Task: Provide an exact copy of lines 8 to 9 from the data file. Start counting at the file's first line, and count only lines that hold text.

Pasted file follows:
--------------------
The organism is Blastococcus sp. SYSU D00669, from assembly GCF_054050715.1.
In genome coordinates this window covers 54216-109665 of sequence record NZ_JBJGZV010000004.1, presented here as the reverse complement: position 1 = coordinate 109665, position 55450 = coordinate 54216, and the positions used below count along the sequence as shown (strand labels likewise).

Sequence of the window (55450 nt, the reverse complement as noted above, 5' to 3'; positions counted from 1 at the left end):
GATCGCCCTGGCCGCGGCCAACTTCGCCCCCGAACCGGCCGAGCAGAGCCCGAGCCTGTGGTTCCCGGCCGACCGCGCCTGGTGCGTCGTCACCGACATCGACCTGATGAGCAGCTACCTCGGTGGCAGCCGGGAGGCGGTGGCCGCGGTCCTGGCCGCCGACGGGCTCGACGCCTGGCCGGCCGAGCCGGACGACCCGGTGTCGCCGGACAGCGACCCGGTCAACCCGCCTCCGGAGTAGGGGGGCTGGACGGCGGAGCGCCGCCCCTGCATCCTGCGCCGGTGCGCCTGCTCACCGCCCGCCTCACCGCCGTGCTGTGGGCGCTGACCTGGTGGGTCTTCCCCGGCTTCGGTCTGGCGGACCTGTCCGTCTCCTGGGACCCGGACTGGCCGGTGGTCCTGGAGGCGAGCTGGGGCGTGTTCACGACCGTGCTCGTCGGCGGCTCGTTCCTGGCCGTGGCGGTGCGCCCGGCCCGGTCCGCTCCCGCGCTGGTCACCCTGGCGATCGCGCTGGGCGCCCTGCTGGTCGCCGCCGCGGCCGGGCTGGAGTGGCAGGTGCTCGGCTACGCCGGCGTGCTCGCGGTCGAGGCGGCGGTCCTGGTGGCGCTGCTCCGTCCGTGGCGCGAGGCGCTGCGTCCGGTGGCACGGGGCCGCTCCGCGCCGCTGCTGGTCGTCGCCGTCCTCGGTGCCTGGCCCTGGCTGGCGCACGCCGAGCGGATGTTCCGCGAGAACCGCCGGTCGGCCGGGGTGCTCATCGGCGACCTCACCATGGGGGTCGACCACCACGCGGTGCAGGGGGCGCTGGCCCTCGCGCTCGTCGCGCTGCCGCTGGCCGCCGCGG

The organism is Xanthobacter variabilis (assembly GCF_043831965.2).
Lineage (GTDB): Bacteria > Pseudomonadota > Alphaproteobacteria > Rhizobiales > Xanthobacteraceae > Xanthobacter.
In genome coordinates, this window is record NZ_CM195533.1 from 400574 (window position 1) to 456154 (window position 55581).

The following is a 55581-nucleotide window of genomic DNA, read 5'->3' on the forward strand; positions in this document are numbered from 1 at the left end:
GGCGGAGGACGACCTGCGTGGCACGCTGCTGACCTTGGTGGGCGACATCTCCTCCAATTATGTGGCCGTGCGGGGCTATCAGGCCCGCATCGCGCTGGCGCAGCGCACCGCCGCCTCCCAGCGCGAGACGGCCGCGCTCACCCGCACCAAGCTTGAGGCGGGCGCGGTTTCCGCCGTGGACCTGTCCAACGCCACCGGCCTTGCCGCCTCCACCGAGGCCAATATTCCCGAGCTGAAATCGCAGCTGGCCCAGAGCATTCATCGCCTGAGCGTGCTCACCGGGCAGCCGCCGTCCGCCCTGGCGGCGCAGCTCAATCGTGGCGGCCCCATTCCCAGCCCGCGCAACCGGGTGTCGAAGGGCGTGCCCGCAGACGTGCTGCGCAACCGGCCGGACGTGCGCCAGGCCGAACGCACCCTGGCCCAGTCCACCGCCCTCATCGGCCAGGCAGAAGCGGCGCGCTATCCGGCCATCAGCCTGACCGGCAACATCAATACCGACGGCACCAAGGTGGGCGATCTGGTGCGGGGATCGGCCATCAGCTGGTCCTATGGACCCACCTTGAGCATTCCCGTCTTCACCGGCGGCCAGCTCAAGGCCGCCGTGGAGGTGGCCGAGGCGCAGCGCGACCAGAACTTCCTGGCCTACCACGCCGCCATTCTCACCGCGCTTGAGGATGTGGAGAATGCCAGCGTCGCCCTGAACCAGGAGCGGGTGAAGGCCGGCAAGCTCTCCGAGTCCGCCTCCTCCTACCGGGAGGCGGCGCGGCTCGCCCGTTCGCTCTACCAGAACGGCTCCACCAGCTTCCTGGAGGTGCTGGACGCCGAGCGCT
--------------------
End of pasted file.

The following is a 55581-nucleotide window of genomic DNA, read 5'->3' on the forward strand; positions in this document are numbered from 1 at the left end:
GGCGGAGGACGACCTGCGTGGCACGCTGCTGACCTTGGTGGGCGACATCTCCTCCAATTATGTGGCCGTGCGGGGCTATCAGGCCCGCATCGCGCTGGCGCAGCGCACCGCCGCCTCCCAGCGCGAGACGGCCGCGCTCACCCGCACCAAGCTTGAGGCGGGCGCGGTTTCCGCCGTGGACCTGTCCAACGCCACCGGCCTTGCCGCCTCCACCGAGGCCAATATTCCCGAGCTGAAATCGCAGCTGGCCCAGAGCATTCATCGCCTGAGCGTGCTCACCGGGCAGCCGCCGTCCGCCCTGGCGGCGCAGCTCAATCGTGGCGGCCCCATTCCCAGCCCGCGCAACCGGGTGTCGAAGGGCGTGCCCGCAGACGTGCTGCGCAACCGGCCGGACGTGCGCCAGGCCGAACGCACCCTGGCCCAGTCCACCGCCCTCATCGGCCAGGCAGAAGCGGCGCGCTATCCGGCCATCAGCCTGACCGGCAACATCAATACCGACGGCACCAAGGTGGGCGATCTGGTGCGGGGATCGGCCATCAGCTGGTCCTATGGACCCACCTTGAGCATTCCCGTCTTCACCGGCGGCCAGCTCAAGGCCGCCGTGGAGGTGGCCGAGGCGCAGCGCGACCAGAACTTCCTGGCCTACCACGCCGCCATTCTCACCGCGCTTGAGGATGTGGAGAATGCCAGCGTCGCCCTGAACCAGGAGCGGGTGAAGGCCGGCAAGCTCTCCGAGTCCGCCTCCTCCTACCGGGAGGCGGCGCGGCTCGCCCGTTCGCTCTACCAGAACGGCTCCACCAGCTTCCTGGAGGTGCTGGACGCCGAGCGCT